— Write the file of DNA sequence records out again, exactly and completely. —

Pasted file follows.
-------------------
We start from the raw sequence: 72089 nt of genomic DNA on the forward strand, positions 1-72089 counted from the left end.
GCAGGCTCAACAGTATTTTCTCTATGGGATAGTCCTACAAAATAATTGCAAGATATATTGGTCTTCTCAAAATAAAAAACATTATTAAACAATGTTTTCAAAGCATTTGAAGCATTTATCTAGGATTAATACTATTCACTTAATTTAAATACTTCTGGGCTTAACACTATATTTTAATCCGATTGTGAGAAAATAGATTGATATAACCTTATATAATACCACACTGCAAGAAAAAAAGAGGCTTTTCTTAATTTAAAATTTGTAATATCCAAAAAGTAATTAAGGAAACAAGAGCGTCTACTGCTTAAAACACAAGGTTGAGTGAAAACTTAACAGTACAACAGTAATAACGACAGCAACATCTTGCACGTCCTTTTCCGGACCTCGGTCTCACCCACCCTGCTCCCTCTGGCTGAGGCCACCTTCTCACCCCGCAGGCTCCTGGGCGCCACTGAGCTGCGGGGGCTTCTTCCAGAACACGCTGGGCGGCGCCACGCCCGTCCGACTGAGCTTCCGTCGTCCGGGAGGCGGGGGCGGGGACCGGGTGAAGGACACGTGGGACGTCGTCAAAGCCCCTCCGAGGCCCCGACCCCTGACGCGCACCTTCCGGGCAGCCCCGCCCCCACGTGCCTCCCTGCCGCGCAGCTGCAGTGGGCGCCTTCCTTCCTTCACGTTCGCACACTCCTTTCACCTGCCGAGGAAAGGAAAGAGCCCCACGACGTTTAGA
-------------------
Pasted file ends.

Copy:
We start from the raw sequence: 72089 nt of genomic DNA on the forward strand, positions 1-72089 counted from the left end.
GCAGGCTCAACAGTATTTTCTCTATGGGATAGTCCTACAAAATAATTGCAAGATATATTGGTCTTCTCAAAATAAAAAACATTATTAAACAATGTTTTCAAAGCATTTGAAGCATTTATCTAGGATTAATACTATTCACTTAATTTAAATACTTCTGGGCTTAACACTATATTTTAATCCGATTGTGAGAAAATAGATTGATATAACCTTATATAATACCACACTGCAAGAAAAAAAGAGGCTTTTCTTAATTTAAAATTTGTAATATCCAAAAAGTAATTAAGGAAACAAGAGCGTCTACTGCTTAAAACACAAGGTTGAGTGAAAACTTAACAGTACAACAGTAATAACGACAGCAACATCTTGCACGTCCTTTTCCGGACCTCGGTCTCACCCACCCTGCTCCCTCTGGCTGAGGCCACCTTCTCACCCCGCAGGCTCCTGGGCGCCACTGAGCTGCGGGGGCTTCTTCCAGAACACGCTGGGCGGCGCCACGCCCGTCCGACTGAGCTTCCGTCGTCCGGGAGGCGGGGGCGGGGACCGGGTGAAGGACACGTGGGACGTCGTCAAAGCCCCTCCGAGGCCCCGACCCCTGACGCGCACCTTCCGGGCAGCCCCGCCCCCACGTGCCTCCCTGCCGCGCAGCTGCAGTGGGCGCCTTCCTTCCTTCACGTTCGCACACTCCTTTCACCTGCCGAGGAAAGGAAAGAGCCCCACGACGTTTAGA